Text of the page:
The United States Drug Enforcement Administration (DEA) has removed a Cannabidiol based medicine off of the restrictive class of controlled substances from a Schedule 1 to a Schedule 5 rating.
With this removal, the federal government has approved the sale of nonsynthetic Cannabis-based medicines. This downgrading includes products with a composition of less than 0.1% of THC.
With the change from Schedule 1 to Schedule 5, these medications must be approved by the U.S. Food and Drug Administration as well.
This action marks the first time that the DEA has ever removed any form of Cannabis from its Schedule 1 list and occurred on the heels of the FDA approving Epidiolex, a CBD product that helps treat rare forms of epilepsy, with Cannabis, that is specifically grown in the UK.
In addition to the change in substance scheduling for Cannabis, the DEA has now approved the prescription of Epiodiolex for medical treatments as well. Since a Schedule 1 substance is not allowed to be prescribed, the DEA has afforded CBD a Schedule 5 rating with no restrictions.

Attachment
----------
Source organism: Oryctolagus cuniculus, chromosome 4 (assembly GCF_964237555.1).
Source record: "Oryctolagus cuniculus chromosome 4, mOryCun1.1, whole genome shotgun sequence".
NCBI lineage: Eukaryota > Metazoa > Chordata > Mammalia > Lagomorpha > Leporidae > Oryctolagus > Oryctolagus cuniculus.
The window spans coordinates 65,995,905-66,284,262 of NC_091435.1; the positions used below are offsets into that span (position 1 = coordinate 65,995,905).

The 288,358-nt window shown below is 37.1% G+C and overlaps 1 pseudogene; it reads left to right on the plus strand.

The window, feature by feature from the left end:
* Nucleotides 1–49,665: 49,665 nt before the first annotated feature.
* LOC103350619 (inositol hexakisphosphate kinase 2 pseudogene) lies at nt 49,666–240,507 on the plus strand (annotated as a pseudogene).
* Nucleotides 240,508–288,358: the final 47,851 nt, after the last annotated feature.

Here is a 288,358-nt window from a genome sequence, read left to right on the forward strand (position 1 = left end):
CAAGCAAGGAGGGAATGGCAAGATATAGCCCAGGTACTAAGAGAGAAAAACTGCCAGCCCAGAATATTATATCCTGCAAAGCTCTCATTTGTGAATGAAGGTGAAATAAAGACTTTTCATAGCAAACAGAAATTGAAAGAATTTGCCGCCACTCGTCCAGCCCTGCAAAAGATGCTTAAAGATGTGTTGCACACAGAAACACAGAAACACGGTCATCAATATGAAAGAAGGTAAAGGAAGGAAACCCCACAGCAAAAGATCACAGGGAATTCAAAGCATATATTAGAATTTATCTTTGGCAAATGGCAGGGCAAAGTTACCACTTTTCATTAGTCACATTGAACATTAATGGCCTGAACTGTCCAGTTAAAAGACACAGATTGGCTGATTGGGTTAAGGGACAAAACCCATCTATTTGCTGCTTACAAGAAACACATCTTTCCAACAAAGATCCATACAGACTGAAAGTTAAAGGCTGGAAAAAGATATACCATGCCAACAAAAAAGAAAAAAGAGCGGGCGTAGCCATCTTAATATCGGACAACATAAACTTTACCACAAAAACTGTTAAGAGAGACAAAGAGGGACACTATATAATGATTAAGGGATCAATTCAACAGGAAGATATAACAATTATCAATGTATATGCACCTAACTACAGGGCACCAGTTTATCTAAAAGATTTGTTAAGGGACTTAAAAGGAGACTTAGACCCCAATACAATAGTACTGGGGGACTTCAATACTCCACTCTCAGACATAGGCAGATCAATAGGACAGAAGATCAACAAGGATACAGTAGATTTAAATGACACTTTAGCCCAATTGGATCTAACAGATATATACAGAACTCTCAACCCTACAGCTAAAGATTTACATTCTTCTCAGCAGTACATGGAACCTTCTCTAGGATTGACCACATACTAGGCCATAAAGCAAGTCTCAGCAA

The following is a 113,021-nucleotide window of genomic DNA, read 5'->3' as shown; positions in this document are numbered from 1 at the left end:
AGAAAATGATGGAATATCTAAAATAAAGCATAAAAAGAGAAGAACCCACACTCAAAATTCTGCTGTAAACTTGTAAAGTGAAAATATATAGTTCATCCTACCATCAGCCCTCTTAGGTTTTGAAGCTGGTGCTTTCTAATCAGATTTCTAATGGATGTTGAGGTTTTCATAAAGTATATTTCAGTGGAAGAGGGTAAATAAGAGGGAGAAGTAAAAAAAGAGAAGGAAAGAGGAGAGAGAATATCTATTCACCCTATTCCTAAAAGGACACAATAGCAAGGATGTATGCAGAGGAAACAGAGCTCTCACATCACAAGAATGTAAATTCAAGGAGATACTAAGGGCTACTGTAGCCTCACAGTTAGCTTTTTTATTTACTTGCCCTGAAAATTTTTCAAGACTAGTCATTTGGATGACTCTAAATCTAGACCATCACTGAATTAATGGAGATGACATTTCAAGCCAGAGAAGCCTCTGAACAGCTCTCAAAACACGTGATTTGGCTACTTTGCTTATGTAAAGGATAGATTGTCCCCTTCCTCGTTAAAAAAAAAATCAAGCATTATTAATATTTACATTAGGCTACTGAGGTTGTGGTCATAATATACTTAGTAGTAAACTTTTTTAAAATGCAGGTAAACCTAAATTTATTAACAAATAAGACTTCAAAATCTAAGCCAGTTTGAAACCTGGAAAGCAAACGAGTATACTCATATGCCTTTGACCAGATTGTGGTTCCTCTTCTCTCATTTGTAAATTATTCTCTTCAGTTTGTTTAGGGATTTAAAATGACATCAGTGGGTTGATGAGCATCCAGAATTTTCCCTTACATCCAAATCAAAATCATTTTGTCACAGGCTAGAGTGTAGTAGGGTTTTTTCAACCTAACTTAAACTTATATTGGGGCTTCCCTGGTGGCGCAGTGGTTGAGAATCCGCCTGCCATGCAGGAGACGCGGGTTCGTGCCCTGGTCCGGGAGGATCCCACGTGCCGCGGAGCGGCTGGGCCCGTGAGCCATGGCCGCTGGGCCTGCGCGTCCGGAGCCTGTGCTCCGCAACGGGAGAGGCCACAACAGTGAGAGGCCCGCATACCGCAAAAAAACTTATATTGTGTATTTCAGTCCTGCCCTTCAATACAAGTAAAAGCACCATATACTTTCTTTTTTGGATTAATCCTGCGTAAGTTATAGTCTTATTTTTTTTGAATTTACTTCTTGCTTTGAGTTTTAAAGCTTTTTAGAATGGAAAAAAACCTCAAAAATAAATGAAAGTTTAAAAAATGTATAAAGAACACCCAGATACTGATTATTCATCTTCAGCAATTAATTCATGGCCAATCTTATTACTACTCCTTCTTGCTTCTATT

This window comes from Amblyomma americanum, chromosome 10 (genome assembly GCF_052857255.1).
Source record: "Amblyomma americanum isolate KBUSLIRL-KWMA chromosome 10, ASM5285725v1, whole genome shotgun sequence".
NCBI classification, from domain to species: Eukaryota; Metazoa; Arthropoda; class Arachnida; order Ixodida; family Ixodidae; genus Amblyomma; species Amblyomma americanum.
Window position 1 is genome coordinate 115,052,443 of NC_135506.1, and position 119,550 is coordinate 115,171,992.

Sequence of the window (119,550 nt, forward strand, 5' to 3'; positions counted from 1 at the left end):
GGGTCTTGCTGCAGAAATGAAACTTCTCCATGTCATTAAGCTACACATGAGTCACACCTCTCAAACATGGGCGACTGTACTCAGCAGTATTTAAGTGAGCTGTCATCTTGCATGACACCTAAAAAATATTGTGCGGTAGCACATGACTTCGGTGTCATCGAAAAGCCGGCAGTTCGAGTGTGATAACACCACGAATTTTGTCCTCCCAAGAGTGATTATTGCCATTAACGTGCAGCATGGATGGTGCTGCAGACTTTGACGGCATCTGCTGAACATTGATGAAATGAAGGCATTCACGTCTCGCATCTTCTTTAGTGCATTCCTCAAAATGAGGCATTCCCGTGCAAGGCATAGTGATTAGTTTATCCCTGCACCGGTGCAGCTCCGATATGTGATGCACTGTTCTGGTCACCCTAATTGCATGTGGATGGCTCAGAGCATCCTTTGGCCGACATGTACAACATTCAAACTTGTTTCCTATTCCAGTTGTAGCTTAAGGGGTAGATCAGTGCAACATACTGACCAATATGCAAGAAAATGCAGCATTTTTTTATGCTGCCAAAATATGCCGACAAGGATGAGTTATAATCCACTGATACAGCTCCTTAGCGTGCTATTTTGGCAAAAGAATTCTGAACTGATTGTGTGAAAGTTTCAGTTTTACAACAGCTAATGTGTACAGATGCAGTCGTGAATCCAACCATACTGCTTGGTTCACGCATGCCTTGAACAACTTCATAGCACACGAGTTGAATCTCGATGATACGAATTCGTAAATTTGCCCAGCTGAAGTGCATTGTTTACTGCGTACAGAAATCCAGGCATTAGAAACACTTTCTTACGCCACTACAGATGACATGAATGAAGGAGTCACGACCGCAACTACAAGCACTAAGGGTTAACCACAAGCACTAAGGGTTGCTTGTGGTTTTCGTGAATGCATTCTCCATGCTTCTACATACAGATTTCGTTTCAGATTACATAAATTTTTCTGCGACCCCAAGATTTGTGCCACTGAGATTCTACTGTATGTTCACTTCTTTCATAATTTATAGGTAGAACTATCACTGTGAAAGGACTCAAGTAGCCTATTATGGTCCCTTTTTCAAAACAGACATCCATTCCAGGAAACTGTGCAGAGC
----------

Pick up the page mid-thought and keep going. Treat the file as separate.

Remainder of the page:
As a result, Epidiolex will now be able to be distributed through everyday pharmaceutical avenues with a doctor’s prescription brought over to the local drugstore.
Prior to this downgrading and removal from Schedule 1, the drug could only be distributed through a specifically designated caregiver or Marijuana dispensary.
This new scheduling applies to those FDA approved medications that contain CBD derived from Cannabis that has no more than 0.1% of THC. With this change, other CBD formulations will be impacted going forward and it appears the DEA will be in support of CBD oils and other CBD products as well.
Although categorized as a Schedule 5 substance, a prescription is still necessary. The DEA states that Schedule 5 drugs have low odds for resulting in abuse and are more often than not pain relievers or antidiarrheal medications.
Cannabis and CBD businesses heavily applauded the new classification even though currently it only applies to one drug, but sets the stage for other drugs to become available freely.